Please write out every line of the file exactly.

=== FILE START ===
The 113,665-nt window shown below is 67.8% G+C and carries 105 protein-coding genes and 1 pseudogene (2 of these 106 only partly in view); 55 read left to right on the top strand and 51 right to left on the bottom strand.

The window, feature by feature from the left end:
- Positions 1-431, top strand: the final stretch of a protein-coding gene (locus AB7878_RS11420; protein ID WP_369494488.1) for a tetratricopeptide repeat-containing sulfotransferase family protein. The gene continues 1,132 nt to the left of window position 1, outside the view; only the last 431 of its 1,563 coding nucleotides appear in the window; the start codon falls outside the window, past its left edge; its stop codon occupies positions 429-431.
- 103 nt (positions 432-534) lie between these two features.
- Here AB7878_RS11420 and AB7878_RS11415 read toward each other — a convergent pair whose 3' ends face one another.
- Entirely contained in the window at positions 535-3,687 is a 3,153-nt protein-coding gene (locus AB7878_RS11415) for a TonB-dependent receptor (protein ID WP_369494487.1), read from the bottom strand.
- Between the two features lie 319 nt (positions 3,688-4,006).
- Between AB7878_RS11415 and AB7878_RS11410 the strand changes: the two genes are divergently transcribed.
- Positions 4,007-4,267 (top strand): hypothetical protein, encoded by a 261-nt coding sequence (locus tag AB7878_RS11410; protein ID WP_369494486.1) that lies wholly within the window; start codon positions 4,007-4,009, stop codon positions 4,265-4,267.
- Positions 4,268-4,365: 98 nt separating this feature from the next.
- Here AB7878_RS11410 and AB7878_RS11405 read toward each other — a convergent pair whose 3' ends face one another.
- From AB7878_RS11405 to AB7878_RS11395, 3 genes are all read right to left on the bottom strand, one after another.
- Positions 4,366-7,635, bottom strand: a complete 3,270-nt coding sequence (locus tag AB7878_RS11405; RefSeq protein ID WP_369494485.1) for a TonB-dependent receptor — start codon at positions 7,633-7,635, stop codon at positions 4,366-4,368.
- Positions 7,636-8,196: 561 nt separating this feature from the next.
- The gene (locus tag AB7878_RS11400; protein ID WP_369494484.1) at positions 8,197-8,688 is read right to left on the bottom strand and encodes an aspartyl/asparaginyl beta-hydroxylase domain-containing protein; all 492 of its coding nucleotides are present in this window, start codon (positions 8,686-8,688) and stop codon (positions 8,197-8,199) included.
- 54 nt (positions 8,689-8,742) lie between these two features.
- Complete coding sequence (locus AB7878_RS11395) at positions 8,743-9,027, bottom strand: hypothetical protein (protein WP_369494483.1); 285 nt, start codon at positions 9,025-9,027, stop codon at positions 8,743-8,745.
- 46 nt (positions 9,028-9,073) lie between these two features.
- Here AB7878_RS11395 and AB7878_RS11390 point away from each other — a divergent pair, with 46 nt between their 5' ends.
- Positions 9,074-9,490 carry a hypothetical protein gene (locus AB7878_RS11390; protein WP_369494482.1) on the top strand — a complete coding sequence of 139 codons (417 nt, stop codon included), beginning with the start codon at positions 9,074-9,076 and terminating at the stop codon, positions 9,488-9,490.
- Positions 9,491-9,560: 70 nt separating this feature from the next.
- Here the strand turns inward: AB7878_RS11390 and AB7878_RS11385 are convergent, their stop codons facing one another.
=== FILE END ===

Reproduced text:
The 113,665-nt window shown below is 67.8% G+C and carries 105 protein-coding genes and 1 pseudogene (2 of these 106 only partly in view); 55 read left to right on the top strand and 51 right to left on the bottom strand.

The window, feature by feature from the left end:
- Positions 1-431, top strand: the final stretch of a protein-coding gene (locus AB7878_RS11420; protein ID WP_369494488.1) for a tetratricopeptide repeat-containing sulfotransferase family protein. The gene continues 1,132 nt to the left of window position 1, outside the view; only the last 431 of its 1,563 coding nucleotides appear in the window; the start codon falls outside the window, past its left edge; its stop codon occupies positions 429-431.
- 103 nt (positions 432-534) lie between these two features.
- Here AB7878_RS11420 and AB7878_RS11415 read toward each other — a convergent pair whose 3' ends face one another.
- Entirely contained in the window at positions 535-3,687 is a 3,153-nt protein-coding gene (locus AB7878_RS11415) for a TonB-dependent receptor (protein ID WP_369494487.1), read from the bottom strand.
- Between the two features lie 319 nt (positions 3,688-4,006).
- Between AB7878_RS11415 and AB7878_RS11410 the strand changes: the two genes are divergently transcribed.
- Positions 4,007-4,267 (top strand): hypothetical protein, encoded by a 261-nt coding sequence (locus tag AB7878_RS11410; protein ID WP_369494486.1) that lies wholly within the window; start codon positions 4,007-4,009, stop codon positions 4,265-4,267.
- Positions 4,268-4,365: 98 nt separating this feature from the next.
- Here AB7878_RS11410 and AB7878_RS11405 read toward each other — a convergent pair whose 3' ends face one another.
- From AB7878_RS11405 to AB7878_RS11395, 3 genes are all read right to left on the bottom strand, one after another.
- Positions 4,366-7,635, bottom strand: a complete 3,270-nt coding sequence (locus tag AB7878_RS11405; RefSeq protein ID WP_369494485.1) for a TonB-dependent receptor — start codon at positions 7,633-7,635, stop codon at positions 4,366-4,368.
- Positions 7,636-8,196: 561 nt separating this feature from the next.
- The gene (locus tag AB7878_RS11400; protein ID WP_369494484.1) at positions 8,197-8,688 is read right to left on the bottom strand and encodes an aspartyl/asparaginyl beta-hydroxylase domain-containing protein; all 492 of its coding nucleotides are present in this window, start codon (positions 8,686-8,688) and stop codon (positions 8,197-8,199) included.
- 54 nt (positions 8,689-8,742) lie between these two features.
- Complete coding sequence (locus AB7878_RS11395) at positions 8,743-9,027, bottom strand: hypothetical protein (protein WP_369494483.1); 285 nt, start codon at positions 9,025-9,027, stop codon at positions 8,743-8,745.
- 46 nt (positions 9,028-9,073) lie between these two features.
- Here AB7878_RS11395 and AB7878_RS11390 point away from each other — a divergent pair, with 46 nt between their 5' ends.
- Positions 9,074-9,490 carry a hypothetical protein gene (locus AB7878_RS11390; protein WP_369494482.1) on the top strand — a complete coding sequence of 139 codons (417 nt, stop codon included), beginning with the start codon at positions 9,074-9,076 and terminating at the stop codon, positions 9,488-9,490.
- Positions 9,491-9,560: 70 nt separating this feature from the next.
- Here the strand turns inward: AB7878_RS11390 and AB7878_RS11385 are convergent, their stop codons facing one another.